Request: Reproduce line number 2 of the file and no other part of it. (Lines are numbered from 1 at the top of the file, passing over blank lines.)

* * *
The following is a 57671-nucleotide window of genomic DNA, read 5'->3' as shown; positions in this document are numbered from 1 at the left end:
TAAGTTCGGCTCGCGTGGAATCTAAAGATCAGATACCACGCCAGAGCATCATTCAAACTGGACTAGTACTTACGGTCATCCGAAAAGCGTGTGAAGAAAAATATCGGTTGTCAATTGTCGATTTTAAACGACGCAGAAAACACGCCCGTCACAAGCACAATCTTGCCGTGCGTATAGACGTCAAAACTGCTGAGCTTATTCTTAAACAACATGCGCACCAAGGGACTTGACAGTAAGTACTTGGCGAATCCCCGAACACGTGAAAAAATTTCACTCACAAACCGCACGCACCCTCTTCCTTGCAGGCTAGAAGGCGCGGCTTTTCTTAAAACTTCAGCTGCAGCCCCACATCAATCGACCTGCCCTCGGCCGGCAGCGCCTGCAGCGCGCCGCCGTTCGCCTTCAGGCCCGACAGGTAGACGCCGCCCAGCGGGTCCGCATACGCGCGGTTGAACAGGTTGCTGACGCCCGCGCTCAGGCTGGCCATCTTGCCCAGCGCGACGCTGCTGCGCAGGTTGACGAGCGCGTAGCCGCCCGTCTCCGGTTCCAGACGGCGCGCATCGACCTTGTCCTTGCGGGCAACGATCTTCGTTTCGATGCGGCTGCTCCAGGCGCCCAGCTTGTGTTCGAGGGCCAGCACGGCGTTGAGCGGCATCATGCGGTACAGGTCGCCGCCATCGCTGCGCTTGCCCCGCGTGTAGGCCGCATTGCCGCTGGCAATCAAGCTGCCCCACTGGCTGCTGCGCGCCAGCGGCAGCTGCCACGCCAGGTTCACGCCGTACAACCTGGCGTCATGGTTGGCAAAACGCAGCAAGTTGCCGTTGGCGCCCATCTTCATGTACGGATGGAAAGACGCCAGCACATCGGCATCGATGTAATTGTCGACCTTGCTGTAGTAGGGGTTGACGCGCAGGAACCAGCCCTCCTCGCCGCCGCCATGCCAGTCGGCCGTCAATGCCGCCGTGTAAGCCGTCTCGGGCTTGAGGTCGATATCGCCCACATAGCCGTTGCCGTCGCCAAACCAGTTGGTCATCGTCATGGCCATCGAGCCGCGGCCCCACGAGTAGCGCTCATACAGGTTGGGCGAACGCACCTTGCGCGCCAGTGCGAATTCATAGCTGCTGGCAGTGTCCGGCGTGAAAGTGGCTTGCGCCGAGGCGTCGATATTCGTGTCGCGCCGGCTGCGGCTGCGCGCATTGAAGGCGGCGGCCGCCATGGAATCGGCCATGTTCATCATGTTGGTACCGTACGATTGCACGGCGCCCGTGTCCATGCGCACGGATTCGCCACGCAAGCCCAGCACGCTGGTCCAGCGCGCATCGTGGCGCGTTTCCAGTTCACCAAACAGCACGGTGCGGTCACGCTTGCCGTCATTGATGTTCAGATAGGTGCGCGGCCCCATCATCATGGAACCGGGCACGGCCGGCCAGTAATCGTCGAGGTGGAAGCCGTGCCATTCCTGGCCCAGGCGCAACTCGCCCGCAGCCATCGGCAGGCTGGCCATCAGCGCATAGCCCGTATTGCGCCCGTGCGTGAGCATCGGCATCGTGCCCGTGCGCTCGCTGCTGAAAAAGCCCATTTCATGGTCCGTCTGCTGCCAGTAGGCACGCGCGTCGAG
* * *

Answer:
TAAGTTCGGCTCGCGTGGAATCTAAAGATCAGATACCACGCCAGAGCATCATTCAAACTGGACTAGTACTTACGGTCATCCGAAAAGCGTGTGAAGAAAAATATCGGTTGTCAATTGTCGATTTTAAACGACGCAGAAAACACGCCCGTCACAAGCACAATCTTGCCGTGCGTATAGACGTCAAAACTGCTGAGCTTATTCTTAAACAACATGCGCACCAAGGGACTTGACAGTAAGTACTTGGCGAATCCCCGAACACGTGAAAAAATTTCACTCACAAACCGCACGCACCCTCTTCCTTGCAGGCTAGAAGGCGCGGCTTTTCTTAAAACTTCAGCTGCAGCCCCACATCAATCGACCTGCCCTCGGCCGGCAGCGCCTGCAGCGCGCCGCCGTTCGCCTTCAGGCCCGACAGGTAGACGCCGCCCAGCGGGTCCGCATACGCGCGGTTGAACAGGTTGCTGACGCCCGCGCTCAGGCTGGCCATCTTGCCCAGCGCGACGCTGCTGCGCAGGTTGACGAGCGCGTAGCCGCCCGTCTCCGGTTCCAGACGGCGCGCATCGACCTTGTCCTTGCGGGCAACGATCTTCGTTTCGATGCGGCTGCTCCAGGCGCCCAGCTTGTGTTCGAGGGCCAGCACGGCGTTGAGCGGCATCATGCGGTACAGGTCGCCGCCATCGCTGCGCTTGCCCCGCGTGTAGGCCGCATTGCCGCTGGCAATCAAGCTGCCCCACTGGCTGCTGCGCGCCAGCGGCAGCTGCCACGCCAGGTTCACGCCGTACAACCTGGCGTCATGGTTGGCAAAACGCAGCAAGTTGCCGTTGGCGCCCATCTTCATGTACGGATGGAAAGACGCCAGCACATCGGCATCGATGTAATTGTCGACCTTGCTGTAGTAGGGGTTGACGCGCAGGAACCAGCCCTCCTCGCCGCCGCCATGCCAGTCGGCCGTCAATGCCGCCGTGTAAGCCGTCTCGGGCTTGAGGTCGATATCGCCCACATAGCCGTTGCCGTCGCCAAACCAGTTGGTCATCGTCATGGCCATCGAGCCGCGGCCCCACGAGTAGCGCTCATACAGGTTGGGCGAACGCACCTTGCGCGCCAGTGCGAATTCATAGCTGCTGGCAGTGTCCGGCGTGAAAGTGGCTTGCGCCGAGGCGTCGATATTCGTGTCGCGCCGGCTGCGGCTGCGCGCATTGAAGGCGGCGGCCGCCATGGAATCGGCCATGTTCATCATGTTGGTACCGTACGATTGCACGGCGCCCGTGTCCATGCGCACGGATTCGCCACGCAAGCCCAGCACGCTGGTCCAGCGCGCATCGTGGCGCGTTTCCAGTTCACCAAACAGCACGGTGCGGTCACGCTTGCCGTCATTGATGTTCAGATAGGTGCGCGGCCCCATCATCATGGAACCGGGCACGGCCGGCCAGTAATCGTCGAGGTGGAAGCCGTGCCATTCCTGGCCCAGGCGCAACTCGCCCGCAGCCATCGGCAGGCTGGCCATCAGCGCATAGCCCGTATTGCGCCCGTGCGTGAGCATCGGCATCGTGCCCGTGCGCTCGCTGCTGAAAAAGCCCATTTCATGGTCCGTCTGCTGCCAGTAGGCACGCGCGTCGAG